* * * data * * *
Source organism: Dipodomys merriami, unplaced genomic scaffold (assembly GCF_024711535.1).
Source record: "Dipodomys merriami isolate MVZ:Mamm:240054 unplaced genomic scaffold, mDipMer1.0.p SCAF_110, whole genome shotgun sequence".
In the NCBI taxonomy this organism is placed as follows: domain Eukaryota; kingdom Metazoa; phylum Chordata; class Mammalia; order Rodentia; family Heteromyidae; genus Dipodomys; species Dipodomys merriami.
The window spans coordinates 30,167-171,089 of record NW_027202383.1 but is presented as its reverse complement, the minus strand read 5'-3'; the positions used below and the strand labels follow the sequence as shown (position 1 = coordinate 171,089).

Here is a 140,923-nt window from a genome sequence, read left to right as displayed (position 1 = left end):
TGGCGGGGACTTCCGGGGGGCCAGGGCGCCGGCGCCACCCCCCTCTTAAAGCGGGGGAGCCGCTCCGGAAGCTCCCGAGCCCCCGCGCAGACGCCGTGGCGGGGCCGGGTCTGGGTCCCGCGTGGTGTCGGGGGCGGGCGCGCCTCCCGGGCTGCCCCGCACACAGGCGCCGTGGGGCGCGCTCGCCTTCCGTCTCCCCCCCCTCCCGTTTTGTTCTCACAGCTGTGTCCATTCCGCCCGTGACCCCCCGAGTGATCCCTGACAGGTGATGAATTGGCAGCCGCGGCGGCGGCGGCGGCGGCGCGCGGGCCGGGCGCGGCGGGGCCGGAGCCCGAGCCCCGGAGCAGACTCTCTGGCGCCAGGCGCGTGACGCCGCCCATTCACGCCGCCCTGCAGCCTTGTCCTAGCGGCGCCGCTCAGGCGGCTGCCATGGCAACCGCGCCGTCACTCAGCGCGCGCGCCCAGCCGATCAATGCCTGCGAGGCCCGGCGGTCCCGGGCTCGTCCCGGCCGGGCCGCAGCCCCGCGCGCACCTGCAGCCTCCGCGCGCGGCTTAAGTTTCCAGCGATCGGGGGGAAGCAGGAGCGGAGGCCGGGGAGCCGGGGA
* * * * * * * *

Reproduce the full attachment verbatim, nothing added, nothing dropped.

Source organism: Dipodomys merriami, unplaced genomic scaffold (assembly GCF_024711535.1).
Source record: "Dipodomys merriami isolate MVZ:Mamm:240054 unplaced genomic scaffold, mDipMer1.0.p SCAF_110, whole genome shotgun sequence".
In the NCBI taxonomy this organism is placed as follows: domain Eukaryota; kingdom Metazoa; phylum Chordata; class Mammalia; order Rodentia; family Heteromyidae; genus Dipodomys; species Dipodomys merriami.
The window spans coordinates 30,167-171,089 of record NW_027202383.1 but is presented as its reverse complement, the minus strand read 5'-3'; the positions used below and the strand labels follow the sequence as shown (position 1 = coordinate 171,089).

Here is a 140,923-nt window from a genome sequence, read left to right as displayed (position 1 = left end):
TGGCGGGGACTTCCGGGGGGCCAGGGCGCCGGCGCCACCCCCCTCTTAAAGCGGGGGAGCCGCTCCGGAAGCTCCCGAGCCCCCGCGCAGACGCCGTGGCGGGGCCGGGTCTGGGTCCCGCGTGGTGTCGGGGGCGGGCGCGCCTCCCGGGCTGCCCCGCACACAGGCGCCGTGGGGCGCGCTCGCCTTCCGTCTCCCCCCCCTCCCGTTTTGTTCTCACAGCTGTGTCCATTCCGCCCGTGACCCCCCGAGTGATCCCTGACAGGTGATGAATTGGCAGCCGCGGCGGCGGCGGCGGCGGCGCGCGGGCCGGGCGCGGCGGGGCCGGAGCCCGAGCCCCGGAGCAGACTCTCTGGCGCCAGGCGCGTGACGCCGCCCATTCACGCCGCCCTGCAGCCTTGTCCTAGCGGCGCCGCTCAGGCGGCTGCCATGGCAACCGCGCCGTCACTCAGCGCGCGCGCCCAGCCGATCAATGCCTGCGAGGCCCGGCGGTCCCGGGCTCGTCCCGGCCGGGCCGCAGCCCCGCGCGCACCTGCAGCCTCCGCGCGCGGCTTAAGTTTCCAGCGATCGGGGGGAAGCAGGAGCGGAGGCCGGGGAGCCGGGGA